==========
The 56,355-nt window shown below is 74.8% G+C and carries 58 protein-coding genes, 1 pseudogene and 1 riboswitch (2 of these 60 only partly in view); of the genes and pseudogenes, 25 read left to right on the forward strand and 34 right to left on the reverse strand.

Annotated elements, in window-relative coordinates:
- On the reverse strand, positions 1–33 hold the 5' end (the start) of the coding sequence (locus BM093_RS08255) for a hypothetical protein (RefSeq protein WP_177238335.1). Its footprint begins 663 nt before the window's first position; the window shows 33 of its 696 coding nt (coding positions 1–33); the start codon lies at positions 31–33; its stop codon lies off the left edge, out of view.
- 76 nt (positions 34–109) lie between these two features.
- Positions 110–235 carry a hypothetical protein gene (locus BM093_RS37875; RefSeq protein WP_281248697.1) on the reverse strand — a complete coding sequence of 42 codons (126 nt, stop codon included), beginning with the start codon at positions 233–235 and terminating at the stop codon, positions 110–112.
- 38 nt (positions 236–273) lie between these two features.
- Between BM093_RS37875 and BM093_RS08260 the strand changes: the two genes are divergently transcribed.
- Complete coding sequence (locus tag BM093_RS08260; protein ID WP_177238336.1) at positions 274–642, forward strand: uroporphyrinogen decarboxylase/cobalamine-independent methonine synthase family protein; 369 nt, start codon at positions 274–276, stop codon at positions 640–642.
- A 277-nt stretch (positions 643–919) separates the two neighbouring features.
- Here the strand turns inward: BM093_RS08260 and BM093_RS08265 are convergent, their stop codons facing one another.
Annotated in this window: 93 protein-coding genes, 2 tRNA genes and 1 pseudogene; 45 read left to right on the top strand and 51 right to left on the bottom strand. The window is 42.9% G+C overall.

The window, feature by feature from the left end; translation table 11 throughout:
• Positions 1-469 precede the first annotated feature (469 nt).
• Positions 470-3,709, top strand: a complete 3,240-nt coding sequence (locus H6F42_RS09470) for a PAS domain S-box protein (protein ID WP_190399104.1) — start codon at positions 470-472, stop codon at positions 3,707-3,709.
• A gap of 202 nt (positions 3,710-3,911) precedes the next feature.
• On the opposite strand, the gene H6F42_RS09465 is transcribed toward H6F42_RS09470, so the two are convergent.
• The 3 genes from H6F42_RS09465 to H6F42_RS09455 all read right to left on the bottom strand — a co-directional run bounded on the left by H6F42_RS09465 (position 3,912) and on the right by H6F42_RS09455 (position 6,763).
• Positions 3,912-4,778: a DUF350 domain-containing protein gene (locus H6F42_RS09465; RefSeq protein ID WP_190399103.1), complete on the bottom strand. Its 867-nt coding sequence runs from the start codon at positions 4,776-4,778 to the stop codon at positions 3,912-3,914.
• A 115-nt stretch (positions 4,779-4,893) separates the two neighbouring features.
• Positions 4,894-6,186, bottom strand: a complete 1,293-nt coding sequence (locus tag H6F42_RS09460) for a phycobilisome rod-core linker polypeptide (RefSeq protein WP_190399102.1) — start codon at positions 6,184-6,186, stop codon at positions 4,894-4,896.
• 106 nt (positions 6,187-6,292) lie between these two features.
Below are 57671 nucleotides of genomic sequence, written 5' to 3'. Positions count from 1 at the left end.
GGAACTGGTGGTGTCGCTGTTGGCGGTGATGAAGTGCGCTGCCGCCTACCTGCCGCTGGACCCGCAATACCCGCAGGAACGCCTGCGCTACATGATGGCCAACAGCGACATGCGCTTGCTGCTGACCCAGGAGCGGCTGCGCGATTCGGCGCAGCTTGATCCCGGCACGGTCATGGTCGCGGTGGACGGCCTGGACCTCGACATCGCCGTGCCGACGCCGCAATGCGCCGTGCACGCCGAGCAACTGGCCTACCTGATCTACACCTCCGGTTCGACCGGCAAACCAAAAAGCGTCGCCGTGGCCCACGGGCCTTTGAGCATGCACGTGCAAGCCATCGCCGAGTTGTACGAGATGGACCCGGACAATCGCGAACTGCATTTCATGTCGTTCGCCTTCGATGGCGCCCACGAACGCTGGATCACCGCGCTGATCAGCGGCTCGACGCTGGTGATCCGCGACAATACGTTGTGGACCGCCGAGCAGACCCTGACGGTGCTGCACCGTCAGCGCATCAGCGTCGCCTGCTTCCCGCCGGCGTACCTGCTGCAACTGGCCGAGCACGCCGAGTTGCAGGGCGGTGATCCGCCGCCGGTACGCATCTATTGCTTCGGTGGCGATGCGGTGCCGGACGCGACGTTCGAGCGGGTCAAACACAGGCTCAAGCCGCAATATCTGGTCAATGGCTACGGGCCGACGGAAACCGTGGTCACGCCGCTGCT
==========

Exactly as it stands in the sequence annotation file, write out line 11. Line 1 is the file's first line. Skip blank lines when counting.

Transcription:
Annotated in this window: 93 protein-coding genes, 2 tRNA genes and 1 pseudogene; 45 read left to right on the top strand and 51 right to left on the bottom strand. The window is 42.9% G+C overall.